I don’t think when the English started The Industrial Revolution 260 years ago in AD 1760, they could foresee the full effects of The Industrial Revolution 260 years later in AD 2023.
260 years after the start of The Industrial Revolution in Great Britain 260 years ago, now, today, some parts of humanity are fully industrialized, and all the rest of humanity are industrializing in one way or another. The Industrial Revolution started by the English has gone global in mere 250 years or so.
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One particular consequence of industrialization is the birthrate decline in the industrialized nations due to the fierce global economic competition, and the readily available birth control methods.
As always before, the people who are economically fit within a given environment procreate or procreate more than others, whereas the people who are economically unfit within a given environment procreate less or don’t procreate at all.
Undoubtedly, industrialization has placed enormous pressure on human genetic selection, and has made human genetic selection far more competitive and complex than ever before; the human capabilities to survive and thrive in an industrialized and digitized society is far greater and far more complex than the human capabilities to do fairly well in an isolated agrarian society with not too many people; working 40 hours a week in a field doing mechanical manual labor in an industrialized society or nation doesn’t give you a decent or good or average life, although it did in the agrarian times; to do fairly well in an industrialized economy, humans must do more complex work, not just mindless mechanical manual labor.
Industrialization broke down the traditional marriage and family structure; the old values are gone, because you can’t survive and thrive in the industrialized society with the old values.
Human genetic selection is constant in every human generation; in my view, the global industrialization is the greatest force and pressure in the human genetic selection in this day and age.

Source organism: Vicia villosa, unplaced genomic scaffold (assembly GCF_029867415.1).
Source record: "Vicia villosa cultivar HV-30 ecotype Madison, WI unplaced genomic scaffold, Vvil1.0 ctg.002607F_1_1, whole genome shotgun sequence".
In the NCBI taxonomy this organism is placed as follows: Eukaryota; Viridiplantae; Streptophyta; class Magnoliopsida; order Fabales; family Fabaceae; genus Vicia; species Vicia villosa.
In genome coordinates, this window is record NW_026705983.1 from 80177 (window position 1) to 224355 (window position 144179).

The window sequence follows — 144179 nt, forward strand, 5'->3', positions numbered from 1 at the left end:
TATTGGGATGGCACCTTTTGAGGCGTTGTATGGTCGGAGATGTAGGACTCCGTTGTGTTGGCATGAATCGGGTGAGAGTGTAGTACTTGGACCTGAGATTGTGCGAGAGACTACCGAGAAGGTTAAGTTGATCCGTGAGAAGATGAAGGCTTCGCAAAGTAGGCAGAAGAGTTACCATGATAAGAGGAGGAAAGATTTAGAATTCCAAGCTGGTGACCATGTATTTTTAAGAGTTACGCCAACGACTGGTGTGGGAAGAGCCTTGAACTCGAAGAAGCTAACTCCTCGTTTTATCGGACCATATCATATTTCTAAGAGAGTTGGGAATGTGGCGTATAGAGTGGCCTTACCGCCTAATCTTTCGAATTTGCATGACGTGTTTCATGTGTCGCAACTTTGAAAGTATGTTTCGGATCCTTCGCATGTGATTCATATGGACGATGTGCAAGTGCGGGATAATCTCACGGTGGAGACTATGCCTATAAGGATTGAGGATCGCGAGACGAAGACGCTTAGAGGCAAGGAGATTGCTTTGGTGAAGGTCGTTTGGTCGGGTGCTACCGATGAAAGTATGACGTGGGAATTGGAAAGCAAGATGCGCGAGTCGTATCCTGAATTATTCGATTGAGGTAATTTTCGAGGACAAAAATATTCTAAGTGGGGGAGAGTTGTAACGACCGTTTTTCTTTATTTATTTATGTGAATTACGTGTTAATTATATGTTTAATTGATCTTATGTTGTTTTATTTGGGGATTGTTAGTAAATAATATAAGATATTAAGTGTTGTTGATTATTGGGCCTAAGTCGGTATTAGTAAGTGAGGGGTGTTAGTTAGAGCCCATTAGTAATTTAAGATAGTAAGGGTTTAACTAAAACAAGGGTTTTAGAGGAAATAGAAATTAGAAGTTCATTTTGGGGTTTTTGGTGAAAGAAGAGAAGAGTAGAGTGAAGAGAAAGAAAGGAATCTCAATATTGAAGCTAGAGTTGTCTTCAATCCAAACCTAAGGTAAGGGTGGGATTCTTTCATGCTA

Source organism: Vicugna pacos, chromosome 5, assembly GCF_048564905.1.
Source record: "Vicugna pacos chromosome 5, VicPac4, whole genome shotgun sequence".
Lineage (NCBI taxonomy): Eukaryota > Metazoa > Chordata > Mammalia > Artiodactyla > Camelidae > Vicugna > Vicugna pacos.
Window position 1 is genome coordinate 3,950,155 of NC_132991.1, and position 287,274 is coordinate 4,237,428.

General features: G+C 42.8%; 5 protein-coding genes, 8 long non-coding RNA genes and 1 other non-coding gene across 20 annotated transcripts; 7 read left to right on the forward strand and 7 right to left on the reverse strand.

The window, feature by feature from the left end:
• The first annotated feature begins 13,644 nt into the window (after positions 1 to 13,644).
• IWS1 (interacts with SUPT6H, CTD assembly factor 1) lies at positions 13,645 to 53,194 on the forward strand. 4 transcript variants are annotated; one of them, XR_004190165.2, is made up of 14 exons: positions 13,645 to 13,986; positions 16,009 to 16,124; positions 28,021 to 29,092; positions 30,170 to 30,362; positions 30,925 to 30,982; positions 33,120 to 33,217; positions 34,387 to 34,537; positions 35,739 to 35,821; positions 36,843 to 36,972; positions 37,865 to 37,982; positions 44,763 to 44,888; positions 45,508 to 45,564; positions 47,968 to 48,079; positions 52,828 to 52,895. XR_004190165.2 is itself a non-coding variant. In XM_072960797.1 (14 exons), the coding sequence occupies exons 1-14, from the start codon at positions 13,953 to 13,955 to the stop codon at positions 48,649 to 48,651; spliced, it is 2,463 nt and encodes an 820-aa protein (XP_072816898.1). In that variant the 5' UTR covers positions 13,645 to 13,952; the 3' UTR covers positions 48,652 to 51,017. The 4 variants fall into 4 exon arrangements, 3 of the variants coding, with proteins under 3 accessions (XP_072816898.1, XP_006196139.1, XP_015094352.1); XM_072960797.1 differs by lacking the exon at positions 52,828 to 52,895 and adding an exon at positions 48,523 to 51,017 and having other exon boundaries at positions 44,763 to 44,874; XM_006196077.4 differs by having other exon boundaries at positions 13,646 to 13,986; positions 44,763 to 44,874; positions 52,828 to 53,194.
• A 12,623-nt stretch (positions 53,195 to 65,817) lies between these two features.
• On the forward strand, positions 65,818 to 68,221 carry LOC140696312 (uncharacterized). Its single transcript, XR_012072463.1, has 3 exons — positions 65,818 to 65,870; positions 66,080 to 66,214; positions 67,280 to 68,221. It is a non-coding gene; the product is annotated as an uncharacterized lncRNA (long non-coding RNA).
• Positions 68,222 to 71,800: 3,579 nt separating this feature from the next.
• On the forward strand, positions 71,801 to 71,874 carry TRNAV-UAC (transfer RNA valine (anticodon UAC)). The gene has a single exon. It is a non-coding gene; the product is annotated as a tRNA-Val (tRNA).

Today, the only places with high birthrates are the places with least industrialization and least industrial development—namely, Africa, the Middle East, Central Asia, and some parts of South America and Oceania; if the current birth rates trend continues, if and when humanity’s global population reaches 10.5 billion in about 70 years from now, all the human population gain will come from the least industrialized parts of humanity, and the most industrialized parts of humanity will have a substantial population decline excluding immigration.
Industrialization makes human lives far more challenging and difficult, while making humans far more capable; humans want to produce and consume more, and gain more control, power and influence; industrialization is one manifestation of the human desire for more and better; knowingly or unknowingly, humans make their own lives more difficult and more challenging–in order to have more and be more—because that simply is what humans are genetically wired to do.
Some key scientific questions I have and work on answering are the following.
What human genes naturally get selected for procreation in the fiercely competitive global economy? What human genes do the people who choose to procreate in a fiercely competitive industrialized society have? What human genes do the people who choose not to procreate in a fiercely competitive industrialized society have? What human genes are required to survive, thrive, and excel in a highly competitive industrialized society? What human genetic selection does an industrialized society force and enforce? What human genes and brain activities determine human procreation decisions and actions?
Science yet doesn’t have answers to these questions; I’ll keep working on theoretically and experimentally answering these questions in my Unified Humanity Science, via advancing sensor, scanner, modeler, designer, and synthesizer human-body biotechnologies.
Human beings can survive, thrive, and procreate only as much as their environments, genes, and available resources permit.
What are the exact biophysical mathematical relationships between the human survival, thriving, and procreation, and the human environments, genes, and available resources–at the human-body organic, tissular, cellular, subcellular, molecular, atomic, and subatomic levels?
I’ll keep on striving to answer that question, and document and publish my answer.
You can invest in my startup company with as little as US$100, for supporting advancing AI, robotics, biotech, and nuclear-fusion powered outer space tech. Visit Robocentric.com/Investors to invest in my startup.
My books on advancing AI, robotics, biotech, and nuclear-fusion powered outer space tech are available at Robocentric.com/Checkout, Amazon, Apple Books, Spotify, Google Play Store, and other online audiobook retailers.
I am Allen Young; I’m an Asian-American man who focuses on advancing AI, robotics, human longevity biotech, and nuclear-fusion powered outer space tech.